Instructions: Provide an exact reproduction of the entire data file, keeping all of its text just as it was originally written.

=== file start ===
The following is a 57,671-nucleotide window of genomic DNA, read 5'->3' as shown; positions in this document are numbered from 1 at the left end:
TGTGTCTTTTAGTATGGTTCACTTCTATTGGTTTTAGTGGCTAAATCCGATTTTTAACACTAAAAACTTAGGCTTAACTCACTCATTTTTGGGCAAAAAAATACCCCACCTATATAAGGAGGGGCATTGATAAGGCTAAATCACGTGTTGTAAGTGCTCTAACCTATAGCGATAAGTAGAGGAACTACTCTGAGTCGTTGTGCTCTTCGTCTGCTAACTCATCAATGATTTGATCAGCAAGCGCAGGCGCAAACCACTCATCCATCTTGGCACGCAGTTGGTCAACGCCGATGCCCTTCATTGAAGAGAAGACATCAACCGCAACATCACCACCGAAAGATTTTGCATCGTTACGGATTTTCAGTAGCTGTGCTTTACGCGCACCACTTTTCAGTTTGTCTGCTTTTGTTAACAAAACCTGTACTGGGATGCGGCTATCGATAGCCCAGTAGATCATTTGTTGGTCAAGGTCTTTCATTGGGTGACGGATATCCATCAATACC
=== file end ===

The following is a 57,671-nucleotide window of genomic DNA, read 5'->3' as shown; positions in this document are numbered from 1 at the left end:
TGTGTCTTTTAGTATGGTTCACTTCTATTGGTTTTAGTGGCTAAATCCGATTTTTAACACTAAAAACTTAGGCTTAACTCACTCATTTTTGGGCAAAAAAATACCCCACCTATATAAGGAGGGGCATTGATAAGGCTAAATCACGTGTTGTAAGTGCTCTAACCTATAGCGATAAGTAGAGGAACTACTCTGAGTCGTTGTGCTCTTCGTCTGCTAACTCATCAATGATTTGATCAGCAAGCGCAGGCGCAAACCACTCATCCATCTTGGCACGCAGTTGGTCAACGCCGATGCCCTTCATTGAAGAGAAGACATCAACCGCAACATCACCACCGAAAGATTTTGCATCGTTACGGATTTTCAGTAGCTGTGCTTTACGCGCACCACTTTTCAGTTTGTCTGCTTTTGTTAACAAAACCTGTACTGGGATGCGGCTATCGATAGCCCAGTAGATCATTTGTTGGTCAAGGTCTTTCATTGGGTGACGGATATCCATCAATACC